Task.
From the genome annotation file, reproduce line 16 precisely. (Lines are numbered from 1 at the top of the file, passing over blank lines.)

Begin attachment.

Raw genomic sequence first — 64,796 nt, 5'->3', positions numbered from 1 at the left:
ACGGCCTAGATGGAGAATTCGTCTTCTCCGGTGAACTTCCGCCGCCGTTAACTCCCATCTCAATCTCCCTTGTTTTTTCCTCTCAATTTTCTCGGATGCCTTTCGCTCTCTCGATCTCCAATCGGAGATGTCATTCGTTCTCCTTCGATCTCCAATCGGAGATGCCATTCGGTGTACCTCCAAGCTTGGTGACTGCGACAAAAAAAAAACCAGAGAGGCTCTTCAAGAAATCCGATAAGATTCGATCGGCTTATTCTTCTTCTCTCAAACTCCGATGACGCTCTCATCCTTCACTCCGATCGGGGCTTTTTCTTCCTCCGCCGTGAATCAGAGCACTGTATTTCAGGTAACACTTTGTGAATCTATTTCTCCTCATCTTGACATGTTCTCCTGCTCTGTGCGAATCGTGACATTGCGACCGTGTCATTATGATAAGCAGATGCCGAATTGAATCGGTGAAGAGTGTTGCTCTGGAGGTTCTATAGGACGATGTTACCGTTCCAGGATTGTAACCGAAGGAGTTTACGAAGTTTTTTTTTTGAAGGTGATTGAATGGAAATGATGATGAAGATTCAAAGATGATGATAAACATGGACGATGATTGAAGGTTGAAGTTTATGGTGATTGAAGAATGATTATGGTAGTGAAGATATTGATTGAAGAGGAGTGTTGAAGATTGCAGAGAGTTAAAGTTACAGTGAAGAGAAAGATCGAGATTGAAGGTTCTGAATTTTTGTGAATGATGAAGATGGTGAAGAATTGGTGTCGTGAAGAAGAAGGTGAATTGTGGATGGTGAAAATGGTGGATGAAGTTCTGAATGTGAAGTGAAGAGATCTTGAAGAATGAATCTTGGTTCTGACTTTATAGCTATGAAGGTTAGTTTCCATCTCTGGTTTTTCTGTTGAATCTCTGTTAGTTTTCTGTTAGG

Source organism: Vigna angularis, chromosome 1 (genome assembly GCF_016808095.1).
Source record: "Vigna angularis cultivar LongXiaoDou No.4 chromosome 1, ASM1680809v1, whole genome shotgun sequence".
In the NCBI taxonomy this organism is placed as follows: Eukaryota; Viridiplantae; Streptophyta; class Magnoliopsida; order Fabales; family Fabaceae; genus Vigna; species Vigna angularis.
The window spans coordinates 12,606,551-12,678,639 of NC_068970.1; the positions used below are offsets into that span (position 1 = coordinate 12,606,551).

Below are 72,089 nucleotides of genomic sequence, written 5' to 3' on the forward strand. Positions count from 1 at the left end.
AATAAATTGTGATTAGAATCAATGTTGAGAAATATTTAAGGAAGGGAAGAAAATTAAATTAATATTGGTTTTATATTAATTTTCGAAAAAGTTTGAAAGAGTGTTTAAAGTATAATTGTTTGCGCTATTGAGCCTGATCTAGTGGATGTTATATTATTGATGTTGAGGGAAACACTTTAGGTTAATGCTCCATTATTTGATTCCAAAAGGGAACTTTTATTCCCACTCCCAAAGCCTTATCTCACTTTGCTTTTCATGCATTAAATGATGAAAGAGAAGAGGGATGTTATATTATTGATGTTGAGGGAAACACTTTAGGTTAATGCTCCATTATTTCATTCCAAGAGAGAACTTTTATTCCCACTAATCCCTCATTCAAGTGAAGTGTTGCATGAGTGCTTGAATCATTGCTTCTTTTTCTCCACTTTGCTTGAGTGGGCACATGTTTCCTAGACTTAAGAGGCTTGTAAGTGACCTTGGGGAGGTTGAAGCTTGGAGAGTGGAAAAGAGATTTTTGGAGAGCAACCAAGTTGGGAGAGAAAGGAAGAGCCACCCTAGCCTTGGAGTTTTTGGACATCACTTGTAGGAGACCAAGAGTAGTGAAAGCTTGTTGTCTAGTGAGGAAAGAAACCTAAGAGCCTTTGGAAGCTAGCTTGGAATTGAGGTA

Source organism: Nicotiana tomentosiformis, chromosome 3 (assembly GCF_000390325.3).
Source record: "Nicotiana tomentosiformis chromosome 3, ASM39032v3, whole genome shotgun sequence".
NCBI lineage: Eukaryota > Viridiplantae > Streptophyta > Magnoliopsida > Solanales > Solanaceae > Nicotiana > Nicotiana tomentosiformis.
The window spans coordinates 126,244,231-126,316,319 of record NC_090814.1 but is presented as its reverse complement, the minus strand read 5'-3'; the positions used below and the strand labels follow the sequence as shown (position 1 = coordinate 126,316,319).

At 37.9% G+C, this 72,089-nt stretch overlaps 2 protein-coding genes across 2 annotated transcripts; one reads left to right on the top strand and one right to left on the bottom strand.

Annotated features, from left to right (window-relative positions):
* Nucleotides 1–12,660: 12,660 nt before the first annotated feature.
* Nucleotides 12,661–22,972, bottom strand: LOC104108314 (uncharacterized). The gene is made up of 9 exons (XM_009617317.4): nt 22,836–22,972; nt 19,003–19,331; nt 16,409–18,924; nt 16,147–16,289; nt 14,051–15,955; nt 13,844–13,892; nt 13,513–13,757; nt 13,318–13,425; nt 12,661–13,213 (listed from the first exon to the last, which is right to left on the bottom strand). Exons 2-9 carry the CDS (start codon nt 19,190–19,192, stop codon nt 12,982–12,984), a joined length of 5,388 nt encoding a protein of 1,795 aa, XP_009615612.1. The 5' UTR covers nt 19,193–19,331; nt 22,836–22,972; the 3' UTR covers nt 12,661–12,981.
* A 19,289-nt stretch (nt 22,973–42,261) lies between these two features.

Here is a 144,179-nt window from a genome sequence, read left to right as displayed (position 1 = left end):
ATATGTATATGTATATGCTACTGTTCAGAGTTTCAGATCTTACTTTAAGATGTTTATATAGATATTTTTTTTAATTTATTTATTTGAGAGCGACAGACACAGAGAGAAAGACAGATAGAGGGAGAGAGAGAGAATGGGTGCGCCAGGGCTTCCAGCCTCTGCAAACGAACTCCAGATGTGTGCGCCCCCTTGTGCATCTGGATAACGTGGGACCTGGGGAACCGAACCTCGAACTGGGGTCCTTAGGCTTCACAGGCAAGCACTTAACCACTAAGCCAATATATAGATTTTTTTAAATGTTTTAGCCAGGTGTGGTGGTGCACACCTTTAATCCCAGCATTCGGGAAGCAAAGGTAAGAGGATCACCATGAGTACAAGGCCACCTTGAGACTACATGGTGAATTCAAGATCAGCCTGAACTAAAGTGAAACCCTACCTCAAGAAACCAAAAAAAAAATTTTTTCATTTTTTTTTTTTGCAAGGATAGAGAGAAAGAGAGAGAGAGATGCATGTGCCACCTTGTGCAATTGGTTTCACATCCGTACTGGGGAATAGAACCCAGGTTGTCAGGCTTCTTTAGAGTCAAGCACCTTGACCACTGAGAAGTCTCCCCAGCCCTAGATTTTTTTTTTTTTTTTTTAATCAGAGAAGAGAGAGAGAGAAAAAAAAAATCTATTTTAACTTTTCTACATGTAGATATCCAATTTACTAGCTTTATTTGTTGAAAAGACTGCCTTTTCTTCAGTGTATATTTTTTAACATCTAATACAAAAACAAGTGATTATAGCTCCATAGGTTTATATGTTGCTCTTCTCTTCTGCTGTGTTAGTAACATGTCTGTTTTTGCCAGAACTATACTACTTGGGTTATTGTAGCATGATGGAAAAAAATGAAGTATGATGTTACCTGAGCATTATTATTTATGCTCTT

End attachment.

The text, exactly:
* Nucleotides 12,661–22,972, bottom strand: LOC104108314 (uncharacterized). The gene is made up of 9 exons (XM_009617317.4): nt 22,836–22,972; nt 19,003–19,331; nt 16,409–18,924; nt 16,147–16,289; nt 14,051–15,955; nt 13,844–13,892; nt 13,513–13,757; nt 13,318–13,425; nt 12,661–13,213 (listed from the first exon to the last, which is right to left on the bottom strand). Exons 2-9 carry the CDS (start codon nt 19,190–19,192, stop codon nt 12,982–12,984), a joined length of 5,388 nt encoding a protein of 1,795 aa, XP_009615612.1. The 5' UTR covers nt 19,193–19,331; nt 22,836–22,972; the 3' UTR covers nt 12,661–12,981.